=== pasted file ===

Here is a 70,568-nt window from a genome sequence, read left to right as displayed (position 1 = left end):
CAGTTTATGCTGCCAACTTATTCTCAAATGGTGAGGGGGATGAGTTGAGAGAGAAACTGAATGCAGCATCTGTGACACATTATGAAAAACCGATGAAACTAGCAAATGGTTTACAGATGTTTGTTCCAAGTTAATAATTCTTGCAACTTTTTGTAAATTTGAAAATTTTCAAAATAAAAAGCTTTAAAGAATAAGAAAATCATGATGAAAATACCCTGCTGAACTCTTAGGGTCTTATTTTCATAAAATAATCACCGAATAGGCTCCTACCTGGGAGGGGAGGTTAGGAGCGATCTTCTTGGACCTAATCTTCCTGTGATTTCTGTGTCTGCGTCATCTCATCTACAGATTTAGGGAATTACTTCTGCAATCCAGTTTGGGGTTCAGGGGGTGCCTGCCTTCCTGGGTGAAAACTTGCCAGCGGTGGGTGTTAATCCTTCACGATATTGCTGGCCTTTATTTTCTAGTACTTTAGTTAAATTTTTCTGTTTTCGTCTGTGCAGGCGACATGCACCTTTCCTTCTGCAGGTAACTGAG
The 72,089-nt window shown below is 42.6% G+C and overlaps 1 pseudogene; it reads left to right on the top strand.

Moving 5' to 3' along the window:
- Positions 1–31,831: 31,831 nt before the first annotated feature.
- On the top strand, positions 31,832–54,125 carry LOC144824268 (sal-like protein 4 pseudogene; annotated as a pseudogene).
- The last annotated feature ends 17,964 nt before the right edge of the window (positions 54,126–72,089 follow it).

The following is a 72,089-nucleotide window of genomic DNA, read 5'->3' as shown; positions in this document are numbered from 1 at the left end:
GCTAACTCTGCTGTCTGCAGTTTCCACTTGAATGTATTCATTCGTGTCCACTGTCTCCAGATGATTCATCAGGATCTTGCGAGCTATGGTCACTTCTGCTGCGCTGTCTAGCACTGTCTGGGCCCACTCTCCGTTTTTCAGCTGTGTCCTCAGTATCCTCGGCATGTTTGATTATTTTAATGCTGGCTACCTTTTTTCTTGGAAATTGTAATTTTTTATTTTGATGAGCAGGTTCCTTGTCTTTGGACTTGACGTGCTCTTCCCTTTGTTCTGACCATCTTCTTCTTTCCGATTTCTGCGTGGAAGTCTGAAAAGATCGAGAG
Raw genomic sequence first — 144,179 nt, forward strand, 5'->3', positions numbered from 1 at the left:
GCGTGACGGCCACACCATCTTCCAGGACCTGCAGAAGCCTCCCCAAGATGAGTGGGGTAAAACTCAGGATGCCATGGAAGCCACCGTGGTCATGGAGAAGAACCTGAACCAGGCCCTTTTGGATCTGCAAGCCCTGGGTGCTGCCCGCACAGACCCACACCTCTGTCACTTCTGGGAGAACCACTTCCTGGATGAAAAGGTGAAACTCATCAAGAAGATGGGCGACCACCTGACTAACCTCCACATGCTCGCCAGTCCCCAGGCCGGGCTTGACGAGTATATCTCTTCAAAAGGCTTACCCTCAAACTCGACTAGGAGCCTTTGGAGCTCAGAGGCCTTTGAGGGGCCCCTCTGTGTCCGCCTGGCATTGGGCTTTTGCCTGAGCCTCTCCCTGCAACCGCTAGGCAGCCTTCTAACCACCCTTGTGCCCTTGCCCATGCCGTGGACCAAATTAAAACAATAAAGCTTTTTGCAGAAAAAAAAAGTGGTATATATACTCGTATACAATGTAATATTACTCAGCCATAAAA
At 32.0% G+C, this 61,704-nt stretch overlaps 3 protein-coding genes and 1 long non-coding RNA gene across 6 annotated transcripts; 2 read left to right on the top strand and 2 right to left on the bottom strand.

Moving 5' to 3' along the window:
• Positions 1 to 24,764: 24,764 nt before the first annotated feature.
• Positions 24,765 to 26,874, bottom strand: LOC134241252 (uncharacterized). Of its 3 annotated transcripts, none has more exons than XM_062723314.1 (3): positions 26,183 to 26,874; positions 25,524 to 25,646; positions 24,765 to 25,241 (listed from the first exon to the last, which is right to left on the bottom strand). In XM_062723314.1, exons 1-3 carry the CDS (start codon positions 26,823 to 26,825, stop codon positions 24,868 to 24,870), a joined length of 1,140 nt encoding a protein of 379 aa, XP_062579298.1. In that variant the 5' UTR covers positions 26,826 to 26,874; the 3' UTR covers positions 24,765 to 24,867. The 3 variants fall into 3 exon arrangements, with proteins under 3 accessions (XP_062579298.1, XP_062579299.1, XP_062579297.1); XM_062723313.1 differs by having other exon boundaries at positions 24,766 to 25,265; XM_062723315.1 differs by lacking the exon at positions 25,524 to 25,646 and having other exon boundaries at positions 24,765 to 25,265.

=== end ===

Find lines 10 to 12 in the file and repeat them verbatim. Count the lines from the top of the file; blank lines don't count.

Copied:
Raw genomic sequence first — 144,179 nt, forward strand, 5'->3', positions numbered from 1 at the left:
GCGTGACGGCCACACCATCTTCCAGGACCTGCAGAAGCCTCCCCAAGATGAGTGGGGTAAAACTCAGGATGCCATGGAAGCCACCGTGGTCATGGAGAAGAACCTGAACCAGGCCCTTTTGGATCTGCAAGCCCTGGGTGCTGCCCGCACAGACCCACACCTCTGTCACTTCTGGGAGAACCACTTCCTGGATGAAAAGGTGAAACTCATCAAGAAGATGGGCGACCACCTGACTAACCTCCACATGCTCGCCAGTCCCCAGGCCGGGCTTGACGAGTATATCTCTTCAAAAGGCTTACCCTCAAACTCGACTAGGAGCCTTTGGAGCTCAGAGGCCTTTGAGGGGCCCCTCTGTGTCCGCCTGGCATTGGGCTTTTGCCTGAGCCTCTCCCTGCAACCGCTAGGCAGCCTTCTAACCACCCTTGTGCCCTTGCCCATGCCGTGGACCAAATTAAAACAATAAAGCTTTTTGCAGAAAAAAAAAGTGGTATATATACTCGTATACAATGTAATATTACTCAGCCATAAAA
At 32.0% G+C, this 61,704-nt stretch overlaps 3 protein-coding genes and 1 long non-coding RNA gene across 6 annotated transcripts; 2 read left to right on the top strand and 2 right to left on the bottom strand.